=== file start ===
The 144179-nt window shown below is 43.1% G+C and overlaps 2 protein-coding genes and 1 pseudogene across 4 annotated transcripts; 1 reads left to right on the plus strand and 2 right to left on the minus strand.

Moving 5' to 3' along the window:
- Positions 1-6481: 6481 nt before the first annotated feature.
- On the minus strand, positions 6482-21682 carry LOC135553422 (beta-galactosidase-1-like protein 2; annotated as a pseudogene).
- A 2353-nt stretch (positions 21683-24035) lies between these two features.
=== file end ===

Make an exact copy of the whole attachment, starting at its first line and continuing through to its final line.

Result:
The 144179-nt window shown below is 43.1% G+C and overlaps 2 protein-coding genes and 1 pseudogene across 4 annotated transcripts; 1 reads left to right on the plus strand and 2 right to left on the minus strand.

Moving 5' to 3' along the window:
- Positions 1-6481: 6481 nt before the first annotated feature.
- On the minus strand, positions 6482-21682 carry LOC135553422 (beta-galactosidase-1-like protein 2; annotated as a pseudogene).
- A 2353-nt stretch (positions 21683-24035) lies between these two features.